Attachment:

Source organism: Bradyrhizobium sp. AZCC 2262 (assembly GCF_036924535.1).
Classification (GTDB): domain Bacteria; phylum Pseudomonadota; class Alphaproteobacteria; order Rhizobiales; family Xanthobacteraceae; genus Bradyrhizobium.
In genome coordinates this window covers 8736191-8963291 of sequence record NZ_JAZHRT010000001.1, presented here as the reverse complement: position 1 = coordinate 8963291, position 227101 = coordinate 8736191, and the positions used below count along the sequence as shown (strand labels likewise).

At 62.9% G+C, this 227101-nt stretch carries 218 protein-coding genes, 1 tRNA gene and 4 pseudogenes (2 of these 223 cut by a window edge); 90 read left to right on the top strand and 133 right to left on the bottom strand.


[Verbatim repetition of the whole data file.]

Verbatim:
Source organism: Bradyrhizobium sp. AZCC 2262 (assembly GCF_036924535.1).
Classification (GTDB): domain Bacteria; phylum Pseudomonadota; class Alphaproteobacteria; order Rhizobiales; family Xanthobacteraceae; genus Bradyrhizobium.
In genome coordinates this window covers 8736191-8963291 of sequence record NZ_JAZHRT010000001.1, presented here as the reverse complement: position 1 = coordinate 8963291, position 227101 = coordinate 8736191, and the positions used below count along the sequence as shown (strand labels likewise).

At 62.9% G+C, this 227101-nt stretch carries 218 protein-coding genes, 1 tRNA gene and 4 pseudogenes (2 of these 223 cut by a window edge); 90 read left to right on the top strand and 133 right to left on the bottom strand.